commoncoreFrom the Morning Memo:

As she departs the Board of Regents in the coming months, Chancellor Merryl Tisch says she has one regret: Not communicating better with parents when it came to the implementation of the controversial Common Core standards.

“I think that if I could go back in time and improve on something that we did, I would have the department communicate with the parents early on so that they understood why the shifts in instructional practice were important,” she said in a Capital Tonight interview. “That to me was a constituency group that should have been included in a robust way.”

Tisch on Monday announced she would not run for re-election as the chancellor, a post she has held since 2009. Her planned departure comes after a tumultuous time in education policy in New York: Parents and teachers remain broadly skeptical of the impact of Common Core as a positive development for public school students, while Gov. Andrew Cuomo is pushing for changes in the standards.

Tisch warned against pulling back from the standards, which are being studied for an overhaul by Cuomo’s office.

“I would hope not. What we should do is make appropriate and reasonable adjustments, but we should not step back from those pieces of reform that are crucial,” she said.

Cuomo has shifted his emphasis in recent weeks from a push for a strong teacher evaluation system that takes standardized test results into account to an acknowledgement that students should spend less time in the classroom on the examinations.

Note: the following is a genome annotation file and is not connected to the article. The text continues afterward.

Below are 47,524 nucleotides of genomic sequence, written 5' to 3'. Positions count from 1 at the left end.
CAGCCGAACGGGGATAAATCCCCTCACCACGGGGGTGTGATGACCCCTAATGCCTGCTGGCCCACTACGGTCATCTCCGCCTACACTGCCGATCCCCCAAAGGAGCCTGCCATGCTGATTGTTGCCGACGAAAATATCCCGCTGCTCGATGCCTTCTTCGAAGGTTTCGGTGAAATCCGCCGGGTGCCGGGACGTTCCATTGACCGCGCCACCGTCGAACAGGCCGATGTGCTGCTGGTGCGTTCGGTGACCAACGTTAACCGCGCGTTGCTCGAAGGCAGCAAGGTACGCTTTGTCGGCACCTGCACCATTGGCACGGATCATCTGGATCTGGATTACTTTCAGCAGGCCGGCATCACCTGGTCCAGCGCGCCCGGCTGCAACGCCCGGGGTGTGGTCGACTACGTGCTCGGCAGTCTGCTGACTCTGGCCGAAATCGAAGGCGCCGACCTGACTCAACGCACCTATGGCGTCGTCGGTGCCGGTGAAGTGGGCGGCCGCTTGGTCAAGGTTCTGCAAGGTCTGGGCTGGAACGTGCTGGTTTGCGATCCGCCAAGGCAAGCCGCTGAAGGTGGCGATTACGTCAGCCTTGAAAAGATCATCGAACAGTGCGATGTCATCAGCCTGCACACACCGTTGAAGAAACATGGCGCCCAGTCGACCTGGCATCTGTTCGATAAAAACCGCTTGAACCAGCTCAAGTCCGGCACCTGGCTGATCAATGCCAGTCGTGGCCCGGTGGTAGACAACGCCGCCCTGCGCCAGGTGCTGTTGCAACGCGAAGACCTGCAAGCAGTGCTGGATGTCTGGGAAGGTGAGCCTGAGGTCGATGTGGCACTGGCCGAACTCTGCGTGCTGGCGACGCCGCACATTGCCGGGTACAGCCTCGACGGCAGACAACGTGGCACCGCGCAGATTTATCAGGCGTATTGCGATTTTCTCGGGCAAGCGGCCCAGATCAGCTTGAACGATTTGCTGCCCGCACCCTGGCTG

About 20 percent of students opted out of the state English Language Arts and math exams in April, and polls show voters believe Common Core has not had a positive effect on students and schools.

The Cuomo-backed Common Core panel is expected to release its findings by January in time for the State of the State address.

Lawmakers would likely want to find some tangible changes to the standards next year as all 213 seats in the Legislature are up for re-election. The anti-Common Core movement and test-opt out push has become a well-organized political force over the last several years.

Her announcement to step aside months before the post is up for election was an acknowledgement, however, that she could be more effective as an outgoing chancellor than one running for another term.

“We are at a time where during the next four or five months people are expecting some shifts or adjustments in education, in the evaluation, in the standards, in the implementation,” Tisch said. “I felt that to take the politics out my appointment to the board will allow me that opportunity to give my unvarnished judgment in an outspoken and I hope productive way. I think I can do that.”